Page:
As far as ingredients are concerned, new products include omega-3, Zynamite® (natural caffeine replacement), guarana, ginger and turmeric among other things.


Nutrigenomics: heading towards personalised health nutrition


Knowing and understanding what consumers eat, and ensuring that dietary choices really meet their requirements – the 2019 Vitafoods Exhibition reminds us that consumers are increasingly making the link between nutrition and health.


Nutrigenomics is the study and regulation of the effects of foods and food ingredients on metabolic gene expression. And from the consumer’s perspective, there are genuine expectations in this area. Based on a Mintel study of the British market, 42% of respondents said they were ready to adopt a diet tailored to their DNA.


Whether preventing or combating certain illnesses such as diabetes, obesity, cancer or cardiovascular diseases, the nutrigenomics market looks particularly promising and many companies are investing in research. At this year’s exhibition, we were able to discover products already available in the form of personalised food supplements, drinks, foods or nutritious gels for food preparation.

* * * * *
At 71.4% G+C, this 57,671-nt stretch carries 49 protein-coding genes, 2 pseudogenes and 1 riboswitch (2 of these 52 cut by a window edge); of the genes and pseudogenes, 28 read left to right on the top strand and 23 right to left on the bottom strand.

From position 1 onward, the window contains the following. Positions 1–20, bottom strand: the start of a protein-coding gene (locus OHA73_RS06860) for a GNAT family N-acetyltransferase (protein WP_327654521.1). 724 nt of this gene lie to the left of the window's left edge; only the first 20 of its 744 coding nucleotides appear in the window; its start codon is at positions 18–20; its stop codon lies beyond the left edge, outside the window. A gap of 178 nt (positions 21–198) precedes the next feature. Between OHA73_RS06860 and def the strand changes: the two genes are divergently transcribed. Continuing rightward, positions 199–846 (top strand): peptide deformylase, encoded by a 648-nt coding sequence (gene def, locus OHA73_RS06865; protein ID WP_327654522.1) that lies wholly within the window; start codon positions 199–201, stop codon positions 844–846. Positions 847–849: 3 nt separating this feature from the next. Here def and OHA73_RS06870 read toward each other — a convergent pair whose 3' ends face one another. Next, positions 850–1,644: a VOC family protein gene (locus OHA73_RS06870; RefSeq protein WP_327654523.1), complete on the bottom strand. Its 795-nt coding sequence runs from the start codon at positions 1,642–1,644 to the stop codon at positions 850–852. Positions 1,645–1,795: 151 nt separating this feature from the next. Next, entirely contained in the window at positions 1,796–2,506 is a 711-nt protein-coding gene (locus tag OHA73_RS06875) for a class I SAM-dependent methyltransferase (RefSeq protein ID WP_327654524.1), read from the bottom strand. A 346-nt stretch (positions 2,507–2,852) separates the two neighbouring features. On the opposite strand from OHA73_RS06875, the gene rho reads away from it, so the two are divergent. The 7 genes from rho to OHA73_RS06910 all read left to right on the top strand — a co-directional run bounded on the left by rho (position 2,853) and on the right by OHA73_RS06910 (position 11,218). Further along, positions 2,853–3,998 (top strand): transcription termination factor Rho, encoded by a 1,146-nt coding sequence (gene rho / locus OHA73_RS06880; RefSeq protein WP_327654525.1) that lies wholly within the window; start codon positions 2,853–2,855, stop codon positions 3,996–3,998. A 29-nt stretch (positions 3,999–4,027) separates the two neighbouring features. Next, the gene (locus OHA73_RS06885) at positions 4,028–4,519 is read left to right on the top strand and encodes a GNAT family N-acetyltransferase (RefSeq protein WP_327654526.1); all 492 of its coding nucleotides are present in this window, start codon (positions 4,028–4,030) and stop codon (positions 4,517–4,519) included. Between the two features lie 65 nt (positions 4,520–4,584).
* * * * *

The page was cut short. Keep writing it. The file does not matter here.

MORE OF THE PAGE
Still in its infancy, the market has to rely on scientific studies – which have been rather sparse to date – and needs to regulate itself. Only real transparency will reassure consumers when it comes to granting access to their DNA. This currently poses a genuine obstacle given the already strong reluctance to share personal data.


CBD: a trend to follow closely


CBD (cannabidiol: a cannabinoid present in cannabis) – a major new feature of the 2019 exhibition.


Although the general public tends to associate it with recreation, CBD possesses many anti-oxidant, anti-inflammatory and relaxing properties – all of which are particularly relevant to health nutrition.


Brands can now exploit this opportunity since CBD regulations, especially those governing its medical use, have benefited from greater world-wide flexibility. Market launches of hemp-based products have increased by 34%. Firmly in line with the natural trend, many brands are in fact seeking to explore the full potential of cannabidiol for use in promoting consumer mental and physical health.


However, legislation is very strict in France and limits the waiver to the grain and fibre of certain varieties of hemp. The plant must contain less than 0.2% THC (tetrahydrocannabinol) whilst finished products must have no trace of THC in order to be authorised.